Every day, camera operators are expected to be able to understand events and object details at a distance. They need to listen to and understand others in meetings. It is also important that they evaluate problems as they arise.

It is important for camera operators to adjust positions and controls of cameras and related apparatus to change focus and lighting. They are often called upon to gather and edit raw footage on location to send to television affiliates for broadcast, using electronic news-gathering or film-production equipment. They also observe sets or locations for potential problems and to establish filming and lighting requirements. They are sometimes expected to test and maintain apparatus to insure proper working condition. Somewhat less frequently, camera operators are also expected to view films to deal with problems of exposure control, subject and camera movement, changes in subject distance, and related variables.

Camera operators sometimes are asked to label and record contents of exposed film, and note details on report forms. They also have to be able to download exposed film for shipment to processing labs and read charts and compute ratios to establish variables such as lighting and camera distances. And finally, they sometimes have to ready slates that describe the scenes being filmed.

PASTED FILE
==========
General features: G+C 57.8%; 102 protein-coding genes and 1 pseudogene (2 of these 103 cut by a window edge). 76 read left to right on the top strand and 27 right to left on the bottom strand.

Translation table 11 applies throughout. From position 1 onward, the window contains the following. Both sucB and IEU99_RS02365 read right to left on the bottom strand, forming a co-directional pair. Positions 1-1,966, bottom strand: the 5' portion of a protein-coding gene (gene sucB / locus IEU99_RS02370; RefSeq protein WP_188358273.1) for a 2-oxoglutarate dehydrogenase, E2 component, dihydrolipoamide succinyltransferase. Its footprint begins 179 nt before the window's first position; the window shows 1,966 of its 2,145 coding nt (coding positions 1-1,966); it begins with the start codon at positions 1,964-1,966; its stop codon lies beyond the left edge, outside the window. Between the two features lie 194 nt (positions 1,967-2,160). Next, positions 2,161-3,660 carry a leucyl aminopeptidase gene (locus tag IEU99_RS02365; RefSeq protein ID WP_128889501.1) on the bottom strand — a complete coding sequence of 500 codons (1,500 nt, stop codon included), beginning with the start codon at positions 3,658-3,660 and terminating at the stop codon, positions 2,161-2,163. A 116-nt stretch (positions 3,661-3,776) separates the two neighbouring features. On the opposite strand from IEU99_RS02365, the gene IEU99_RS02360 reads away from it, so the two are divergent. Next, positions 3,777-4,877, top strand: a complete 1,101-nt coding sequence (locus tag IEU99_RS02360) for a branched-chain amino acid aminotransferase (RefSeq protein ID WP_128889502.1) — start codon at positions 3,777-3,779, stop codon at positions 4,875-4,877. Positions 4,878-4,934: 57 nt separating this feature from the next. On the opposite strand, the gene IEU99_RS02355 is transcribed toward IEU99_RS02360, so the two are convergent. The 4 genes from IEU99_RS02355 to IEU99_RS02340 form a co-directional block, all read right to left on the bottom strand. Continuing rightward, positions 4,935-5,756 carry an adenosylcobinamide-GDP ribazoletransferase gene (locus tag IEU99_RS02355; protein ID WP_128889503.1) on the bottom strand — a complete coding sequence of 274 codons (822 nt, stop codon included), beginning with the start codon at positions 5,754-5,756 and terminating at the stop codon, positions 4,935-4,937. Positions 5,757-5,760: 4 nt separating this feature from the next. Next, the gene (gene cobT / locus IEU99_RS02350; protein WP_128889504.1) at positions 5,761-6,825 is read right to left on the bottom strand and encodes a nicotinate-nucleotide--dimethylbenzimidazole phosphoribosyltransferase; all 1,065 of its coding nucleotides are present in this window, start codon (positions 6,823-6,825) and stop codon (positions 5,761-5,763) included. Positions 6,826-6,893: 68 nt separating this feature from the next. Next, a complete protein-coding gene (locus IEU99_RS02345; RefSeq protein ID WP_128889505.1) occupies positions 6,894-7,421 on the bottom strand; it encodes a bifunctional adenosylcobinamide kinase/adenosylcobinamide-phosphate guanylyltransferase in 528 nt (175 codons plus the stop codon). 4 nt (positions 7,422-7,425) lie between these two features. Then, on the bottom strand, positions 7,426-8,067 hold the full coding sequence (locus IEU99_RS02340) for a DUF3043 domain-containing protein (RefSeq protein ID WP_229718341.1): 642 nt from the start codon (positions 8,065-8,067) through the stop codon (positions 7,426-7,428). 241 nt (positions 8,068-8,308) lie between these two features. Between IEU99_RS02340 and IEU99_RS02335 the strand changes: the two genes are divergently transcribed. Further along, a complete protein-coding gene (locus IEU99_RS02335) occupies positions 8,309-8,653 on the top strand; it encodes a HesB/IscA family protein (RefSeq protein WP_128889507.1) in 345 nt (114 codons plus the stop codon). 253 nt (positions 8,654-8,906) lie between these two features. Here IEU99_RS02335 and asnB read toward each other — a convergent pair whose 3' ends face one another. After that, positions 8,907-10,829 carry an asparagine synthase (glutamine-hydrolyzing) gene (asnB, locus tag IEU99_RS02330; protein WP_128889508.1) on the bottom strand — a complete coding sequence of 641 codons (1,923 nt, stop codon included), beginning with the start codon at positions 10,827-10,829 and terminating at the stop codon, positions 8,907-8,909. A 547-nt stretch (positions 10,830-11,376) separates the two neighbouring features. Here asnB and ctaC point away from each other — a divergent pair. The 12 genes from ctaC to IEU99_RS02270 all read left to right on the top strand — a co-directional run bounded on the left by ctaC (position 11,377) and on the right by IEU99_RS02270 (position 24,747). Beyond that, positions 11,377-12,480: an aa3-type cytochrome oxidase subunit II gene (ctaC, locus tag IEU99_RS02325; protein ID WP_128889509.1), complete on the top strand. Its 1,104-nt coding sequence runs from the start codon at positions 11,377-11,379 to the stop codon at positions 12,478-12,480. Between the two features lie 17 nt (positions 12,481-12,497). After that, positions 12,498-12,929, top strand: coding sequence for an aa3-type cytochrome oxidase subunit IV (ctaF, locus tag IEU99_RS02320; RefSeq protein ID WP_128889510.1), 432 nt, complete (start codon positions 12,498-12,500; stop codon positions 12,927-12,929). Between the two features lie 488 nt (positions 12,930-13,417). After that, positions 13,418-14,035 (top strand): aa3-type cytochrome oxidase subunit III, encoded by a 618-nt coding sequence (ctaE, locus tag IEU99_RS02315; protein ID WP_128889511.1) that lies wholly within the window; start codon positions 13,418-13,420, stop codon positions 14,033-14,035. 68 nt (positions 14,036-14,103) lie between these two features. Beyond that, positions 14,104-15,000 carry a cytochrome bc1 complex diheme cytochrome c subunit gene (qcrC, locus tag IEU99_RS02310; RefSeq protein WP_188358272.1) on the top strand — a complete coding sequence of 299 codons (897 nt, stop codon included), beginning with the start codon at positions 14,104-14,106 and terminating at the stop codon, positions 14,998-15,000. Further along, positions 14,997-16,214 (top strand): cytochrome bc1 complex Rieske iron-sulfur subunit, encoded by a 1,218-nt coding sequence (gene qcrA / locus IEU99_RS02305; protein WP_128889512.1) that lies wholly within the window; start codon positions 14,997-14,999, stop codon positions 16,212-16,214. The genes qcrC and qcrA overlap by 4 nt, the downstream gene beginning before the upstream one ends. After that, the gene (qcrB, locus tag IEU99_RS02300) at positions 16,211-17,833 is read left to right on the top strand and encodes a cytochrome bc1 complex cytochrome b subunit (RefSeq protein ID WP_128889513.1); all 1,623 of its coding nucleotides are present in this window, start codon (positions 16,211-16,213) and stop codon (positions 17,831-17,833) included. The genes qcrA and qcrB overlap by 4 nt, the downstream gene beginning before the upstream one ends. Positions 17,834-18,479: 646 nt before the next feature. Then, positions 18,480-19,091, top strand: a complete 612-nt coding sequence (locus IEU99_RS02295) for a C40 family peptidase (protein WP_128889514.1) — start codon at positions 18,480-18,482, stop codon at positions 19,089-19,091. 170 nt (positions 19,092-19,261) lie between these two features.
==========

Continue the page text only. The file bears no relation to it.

Like many other jobs, camera operators must be reliable and be thorough and dependable.

Similar jobs with educational opportunities in Honolulu include:

  • Broadcast Technician. Set up, operate, and maintain the electronic equipment used to transmit radio and television programs. Control audio equipment to regulate volume level and quality of sound during radio and television broadcasts. Operate radio transmitter to broadcast radio and television programs.
  • Choreographer. Create and teach dance. May direct and stage presentations.
  • Director. Interpret script, conduct rehearsals, and direct activities of cast and technical crew for stage, motion pictures, or radio programs.
  • Film or Videotape Editor. Edit motion picture soundtracks, film, and video.
  • Graphic Designer. Design or create graphics to meet specific commercial or promotional needs, such as packaging, displays, or logos. May use a variety of mediums to achieve artistic or decorative effects.
  • Music Composer. Write and transcribe musical scores.